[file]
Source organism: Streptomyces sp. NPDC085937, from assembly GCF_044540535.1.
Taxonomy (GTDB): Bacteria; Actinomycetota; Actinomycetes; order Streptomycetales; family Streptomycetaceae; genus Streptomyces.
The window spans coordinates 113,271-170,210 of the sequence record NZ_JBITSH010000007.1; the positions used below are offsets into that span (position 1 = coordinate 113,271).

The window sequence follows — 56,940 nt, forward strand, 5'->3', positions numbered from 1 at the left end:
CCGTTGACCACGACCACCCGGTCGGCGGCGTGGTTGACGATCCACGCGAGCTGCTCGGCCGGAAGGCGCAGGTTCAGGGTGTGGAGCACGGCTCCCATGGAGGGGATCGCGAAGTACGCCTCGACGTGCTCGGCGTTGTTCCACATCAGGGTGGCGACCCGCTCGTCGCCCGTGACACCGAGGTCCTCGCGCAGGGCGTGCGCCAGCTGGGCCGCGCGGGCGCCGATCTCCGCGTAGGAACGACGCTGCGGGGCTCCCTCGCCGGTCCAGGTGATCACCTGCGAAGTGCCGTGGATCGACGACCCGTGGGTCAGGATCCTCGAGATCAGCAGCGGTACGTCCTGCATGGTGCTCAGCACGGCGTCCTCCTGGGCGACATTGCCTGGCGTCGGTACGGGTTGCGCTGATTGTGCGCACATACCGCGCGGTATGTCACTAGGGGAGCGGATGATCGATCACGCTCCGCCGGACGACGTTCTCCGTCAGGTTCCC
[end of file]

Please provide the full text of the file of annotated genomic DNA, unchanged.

Source organism: Streptomyces sp. NPDC085937, from assembly GCF_044540535.1.
Taxonomy (GTDB): Bacteria; Actinomycetota; Actinomycetes; order Streptomycetales; family Streptomycetaceae; genus Streptomyces.
The window spans coordinates 113,271-170,210 of the sequence record NZ_JBITSH010000007.1; the positions used below are offsets into that span (position 1 = coordinate 113,271).

The window sequence follows — 56,940 nt, forward strand, 5'->3', positions numbered from 1 at the left end:
CCGTTGACCACGACCACCCGGTCGGCGGCGTGGTTGACGATCCACGCGAGCTGCTCGGCCGGAAGGCGCAGGTTCAGGGTGTGGAGCACGGCTCCCATGGAGGGGATCGCGAAGTACGCCTCGACGTGCTCGGCGTTGTTCCACATCAGGGTGGCGACCCGCTCGTCGCCCGTGACACCGAGGTCCTCGCGCAGGGCGTGCGCCAGCTGGGCCGCGCGGGCGCCGATCTCCGCGTAGGAACGACGCTGCGGGGCTCCCTCGCCGGTCCAGGTGATCACCTGCGAAGTGCCGTGGATCGACGACCCGTGGGTCAGGATCCTCGAGATCAGCAGCGGTACGTCCTGCATGGTGCTCAGCACGGCGTCCTCCTGGGCGACATTGCCTGGCGTCGGTACGGGTTGCGCTGATTGTGCGCACATACCGCGCGGTATGTCACTAGGGGAGCGGATGATCGATCACGCTCCGCCGGACGACGTTCTCCGTCAGGTTCCC